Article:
EDITOR'S NOTE: This version corrects the names of Scott Ramsey's brothers.
There will be close to 100 gleaming beauties on display this weekend at the Toledo Yacht Club -- masterpieces of the unique craftsmanship of a bygone era, where the marriage of fine wood, chrome, and glass often resulted in a museum-quality union, regardless of the decades that have passed since these craft were first launched.
And there also will be one bedraggled looking old hulk at the Toledo Antique and Classic Boat Show -- a 1927 Dart that was likely once the preferred rig of a rum-runner, since its chrome had been painted black so the coast guard could not see it.
The Dart, built by a company that moved its operations from Lima to Summit Street in Toledo in 1928, is 22 feet long and essentially in its original, weathered, and aged condition. Still visible are the faded federal ID numbers, likely applied after the boat was confiscated on its final Prohibition-period booze run.
Every ding and dent is still there, and when she goes in the water at the show this weekend, Scott Ramsey of Ramsey Brothers Restorations in Toledo expects there will be a few leaks.
"We want people to see the character of these boats," said Ramsey, who, along with his brothers Dave and Chris, operates the restoration business and a brisk online trade in parts for antique boats.
"Since a lot of Darts were built here in Toledo, this is a really neat part of the city's background. There is a lot of waterfront history in this city, and we tend not to reflect on that real well."
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The boat show, in its sixth year, has championed that history, and attracted a larger flotilla each time. It quickly became about more than just fine, old boats.
Maritime memorabilia vendors and collectors are part of the event, as well as artisans that specialize in nautical-themed work. There also will be antique cars on display, live music throughout the weekend, and vintage raceboats.
"We expect there to be a very wide cross-section of boats, with some from the early 1900s up through some replicas, and a lot of connection with Toledo's boating history," Ramsey said. "Our whole vision is not to just promote antique boats, but to sell the fact that we are a riverfront community."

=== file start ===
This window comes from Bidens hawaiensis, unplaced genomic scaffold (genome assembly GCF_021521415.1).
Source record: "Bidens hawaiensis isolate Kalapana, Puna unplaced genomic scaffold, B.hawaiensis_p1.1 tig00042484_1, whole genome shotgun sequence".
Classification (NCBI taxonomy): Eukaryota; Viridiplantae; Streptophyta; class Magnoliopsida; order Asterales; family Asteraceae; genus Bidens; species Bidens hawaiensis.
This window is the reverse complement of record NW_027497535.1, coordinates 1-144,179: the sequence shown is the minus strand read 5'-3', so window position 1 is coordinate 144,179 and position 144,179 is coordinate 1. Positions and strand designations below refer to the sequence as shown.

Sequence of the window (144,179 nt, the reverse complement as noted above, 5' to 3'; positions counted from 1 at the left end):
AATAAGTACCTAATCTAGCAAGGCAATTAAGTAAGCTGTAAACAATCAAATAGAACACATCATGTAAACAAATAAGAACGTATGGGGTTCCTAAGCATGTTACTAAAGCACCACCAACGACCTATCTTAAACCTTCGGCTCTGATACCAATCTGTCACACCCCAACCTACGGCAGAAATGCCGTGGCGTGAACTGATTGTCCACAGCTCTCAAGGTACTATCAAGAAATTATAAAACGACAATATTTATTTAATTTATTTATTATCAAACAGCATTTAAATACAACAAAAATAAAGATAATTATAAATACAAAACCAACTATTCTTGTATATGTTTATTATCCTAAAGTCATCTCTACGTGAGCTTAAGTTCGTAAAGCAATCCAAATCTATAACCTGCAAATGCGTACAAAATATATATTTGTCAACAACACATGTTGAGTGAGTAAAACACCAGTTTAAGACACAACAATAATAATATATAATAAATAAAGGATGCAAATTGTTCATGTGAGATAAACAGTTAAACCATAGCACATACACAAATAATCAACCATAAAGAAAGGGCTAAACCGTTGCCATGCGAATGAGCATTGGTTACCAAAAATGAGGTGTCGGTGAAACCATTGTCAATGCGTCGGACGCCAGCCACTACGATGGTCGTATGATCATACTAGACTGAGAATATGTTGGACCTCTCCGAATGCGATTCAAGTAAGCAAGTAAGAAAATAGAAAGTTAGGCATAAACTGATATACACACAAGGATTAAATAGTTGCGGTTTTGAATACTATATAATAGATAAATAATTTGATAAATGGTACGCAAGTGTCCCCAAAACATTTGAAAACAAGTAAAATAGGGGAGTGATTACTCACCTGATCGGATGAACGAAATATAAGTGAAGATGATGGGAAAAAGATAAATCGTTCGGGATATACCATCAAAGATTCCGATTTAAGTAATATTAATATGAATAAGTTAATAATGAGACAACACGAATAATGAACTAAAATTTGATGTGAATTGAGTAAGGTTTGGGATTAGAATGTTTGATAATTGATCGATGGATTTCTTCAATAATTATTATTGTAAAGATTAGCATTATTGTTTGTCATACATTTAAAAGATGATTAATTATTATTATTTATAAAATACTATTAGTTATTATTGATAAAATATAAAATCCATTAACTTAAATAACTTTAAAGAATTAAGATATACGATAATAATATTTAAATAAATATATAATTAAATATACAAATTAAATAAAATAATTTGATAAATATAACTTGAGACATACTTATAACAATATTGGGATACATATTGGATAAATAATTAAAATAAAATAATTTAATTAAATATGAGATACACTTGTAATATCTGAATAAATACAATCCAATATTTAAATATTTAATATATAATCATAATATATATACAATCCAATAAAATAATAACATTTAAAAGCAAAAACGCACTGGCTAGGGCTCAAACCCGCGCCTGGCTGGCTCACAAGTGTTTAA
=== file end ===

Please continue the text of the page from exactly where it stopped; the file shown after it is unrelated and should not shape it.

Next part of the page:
A 1930 Chris Craft will be one of the featured showpieces, as will a 1955 Correct Craft Atom Skier owned by Nate Duricek of Perrysburg. Duricek has restored several old boats, sharing the projects with his father, Chuck, and the pair took the winter of 2004-05 to bring a 1978 Ski Nautique back to life.
Nate Duricek found the Atom Skier in a garage in Findlay where it had been neglected for at least 20 years, rotting away and covered in raccoon droppings. It has been meticulously restored and is now used to pull skiers around on the weekends.
"You learn so much more about what you own when you do the work yourself," said Duricek, a Rossford native and St. John's graduate. "To take something that was really complete garbage and make it into something gorgeous again -- that is pretty cool. When you finish, it's almost like having a piece of art, but it's not hanging on the wall where no one can see it."
The Ramsey brothers, all Springfield High and University of Toledo grads, see some of the appeal of the older watercraft in the fact they are not perfect, assembly line cookie-cutter models, but each unique.
"We try and restore these boats as accurately as is possible, to preserve that particular era. And restoring these accurately will help get you the feel for what they ran like," Ramsey said. "A lot of people have the misconception that these were all precision made, but that's not the case. They are often temperamental, and all seem to have their own personalities."
Information and details on the Toledo Antique & Classic Boat Show are available at the toledoboatshow.com Web site. Ramsey expects the show, which opens at 9 a.m. both Saturday and Sunday, to bring out a flood of antique boat owners and enthusiasts.
"It's surprising how many of them are around here, in this area. Some of these boats are really beautiful, and some of them just have a lot of character," Ramsey said. "These things just stand out, each in their own way."
GOOSE HUNT DRAWING: A lottery drawing will be held on Aug. 30 at 3 p.m. for a special permit-only early goose hunt at Maumee Bay State Park. Interested hunters must submit a postcard to: Special Goose Hunt, Maumee Bay State Park, 1400 State Park Rd., Oregon, OH 43616. The hunts will be awarded to parties of two hunters per blind and take place from Sept. 10-12. Applicants need to include their name, address, and phone number, and the name and address of their hunting partner. Only one card per hunter will be accepted, and the winners will be notified by phone.
Contact Blade outdoors editor Matt Markey at: firstname.lastname@example.org or 419-724-6068.